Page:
We begin with a very rare USAF live transcription of HANK SNOW, early 50s. Hank does 3 tunes, first his signature song, “I’M MOVING ON”, then he embarks on a track that is known to me, but at the moment I cannot remember the title of the song. He finishes with the famous “HONEYMOON ON A ROCKET SHIP”. Fine, powerful rhythm guitar from Hank himself, I would assume; if the band which is backing him is the same as on recording sessions, then the great steel should be played by either Joe Talbot, or Melford Gentry.
Honky Tonk now with CARL SMITH on Columbia, with the fine 1955 “Baby I’m Ready”, lotta bird-dogging in this song, with the perfect Nashville musicians staff. On to early 60s I’d assume. I don’t know the location of the CLET label, perhaps Texas? I’ve chosen the uptempo “Honky Tonkin’ Baby” by BOB SMITH. September 1960, Cincinnati, King records studio. My own tribute to a great singer/songwriter, LATTIE MOORE, who just passed away on June 13th (he was heartsick since the 90s); here we have “Drivin’ Nails (In My Coffin)” – is it the same number popularized circa 1947 by JERRY IRBY? I have not the time to compare the songs.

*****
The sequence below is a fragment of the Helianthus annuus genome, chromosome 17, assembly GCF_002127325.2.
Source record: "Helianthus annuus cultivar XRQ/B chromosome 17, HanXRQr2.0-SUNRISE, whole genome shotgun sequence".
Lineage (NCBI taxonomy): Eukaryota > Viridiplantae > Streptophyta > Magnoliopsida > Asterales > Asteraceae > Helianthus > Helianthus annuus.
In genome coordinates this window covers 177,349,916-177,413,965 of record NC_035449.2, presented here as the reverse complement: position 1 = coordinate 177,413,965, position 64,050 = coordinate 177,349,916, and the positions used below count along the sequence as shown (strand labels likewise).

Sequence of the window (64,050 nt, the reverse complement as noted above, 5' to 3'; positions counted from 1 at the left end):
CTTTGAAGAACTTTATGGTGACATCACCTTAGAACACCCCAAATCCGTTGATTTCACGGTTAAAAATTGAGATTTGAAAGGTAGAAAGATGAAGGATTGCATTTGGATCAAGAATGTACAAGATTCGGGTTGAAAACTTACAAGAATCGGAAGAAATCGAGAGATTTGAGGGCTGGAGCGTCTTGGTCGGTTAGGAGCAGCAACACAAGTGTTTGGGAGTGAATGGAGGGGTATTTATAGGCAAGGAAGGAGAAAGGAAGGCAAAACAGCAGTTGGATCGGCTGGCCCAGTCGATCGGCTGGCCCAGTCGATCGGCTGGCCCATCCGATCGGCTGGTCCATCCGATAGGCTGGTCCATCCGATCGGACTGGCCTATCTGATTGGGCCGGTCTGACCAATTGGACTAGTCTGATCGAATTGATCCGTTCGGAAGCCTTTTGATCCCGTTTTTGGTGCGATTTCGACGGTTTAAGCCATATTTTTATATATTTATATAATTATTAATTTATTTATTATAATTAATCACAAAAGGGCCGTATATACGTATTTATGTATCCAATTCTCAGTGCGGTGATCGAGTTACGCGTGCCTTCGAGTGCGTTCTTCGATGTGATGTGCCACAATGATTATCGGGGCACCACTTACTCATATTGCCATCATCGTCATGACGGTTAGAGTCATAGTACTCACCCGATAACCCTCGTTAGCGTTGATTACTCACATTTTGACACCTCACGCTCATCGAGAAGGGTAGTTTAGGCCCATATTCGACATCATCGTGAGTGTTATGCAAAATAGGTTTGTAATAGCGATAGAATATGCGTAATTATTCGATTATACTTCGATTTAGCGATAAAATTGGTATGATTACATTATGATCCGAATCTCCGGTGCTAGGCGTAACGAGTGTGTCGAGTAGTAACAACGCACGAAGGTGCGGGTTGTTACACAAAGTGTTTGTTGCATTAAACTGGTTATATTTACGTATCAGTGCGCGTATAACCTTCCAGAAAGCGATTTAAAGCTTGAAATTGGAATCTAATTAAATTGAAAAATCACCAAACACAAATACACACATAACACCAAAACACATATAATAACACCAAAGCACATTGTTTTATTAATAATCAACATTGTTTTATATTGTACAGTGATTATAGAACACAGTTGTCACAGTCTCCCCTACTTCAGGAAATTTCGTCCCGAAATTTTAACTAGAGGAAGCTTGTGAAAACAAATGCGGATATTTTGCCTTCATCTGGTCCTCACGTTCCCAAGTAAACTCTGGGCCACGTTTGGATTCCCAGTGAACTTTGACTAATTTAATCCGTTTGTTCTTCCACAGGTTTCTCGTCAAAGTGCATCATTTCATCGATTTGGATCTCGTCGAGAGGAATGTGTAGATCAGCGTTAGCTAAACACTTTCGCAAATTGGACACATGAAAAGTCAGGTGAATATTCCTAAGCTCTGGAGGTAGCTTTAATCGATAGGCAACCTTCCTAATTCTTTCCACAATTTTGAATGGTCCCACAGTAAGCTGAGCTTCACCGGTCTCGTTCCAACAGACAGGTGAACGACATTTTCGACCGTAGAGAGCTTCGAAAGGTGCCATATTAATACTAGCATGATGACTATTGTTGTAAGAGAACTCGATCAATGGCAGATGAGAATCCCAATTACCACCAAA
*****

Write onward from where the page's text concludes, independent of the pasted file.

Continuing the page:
Next comes from Texas or Oklahoma a minor classic by AL VAUGHN, “She’s An Oakie” (Four Star) from 1952. Good harmonica throughout, and fine steel. Then to Tennessee and on the DOT label, out of Gallatin. BIG JEFF & The Radio Playboys for the fine offering “I don’t talk to strangers”, from 1950 or 1951. Could Big Jeff be…LUKE McDANIELS, or as he was billed on MEL-A-DEE out of New Orleans (“Daddy O-Rock” from 1956), JEFF DANIELS? His actual story is yet to be written…Finally we have Danny (name forgotten!) as HANK THE DRIFTER and the great “Bill Collector Blues” – late 50s on the NEW ENGLAND label. Hope you N-joy everything! Comments welcome.
Hello folks! This is REALLY a hot summer over there in France, lot of heavy clouds but…no rain at all. Perfect time anyway to keep oneself well dry inside and stomp to that good ole’ Hillbilly beat. We begin with a very elusive artist from the Cumberland Valley/Cincinnati area. I’ve told before in this site about him, and did promise I should post everything I gathered for one year and a half. This could be later this year, so watch out for the fullest possible story on Mr. JIMMIE BALLARD. The first cut in this fortnite is Ballard’s own version of “Birthday Cake Boogie” (Kentucky 508)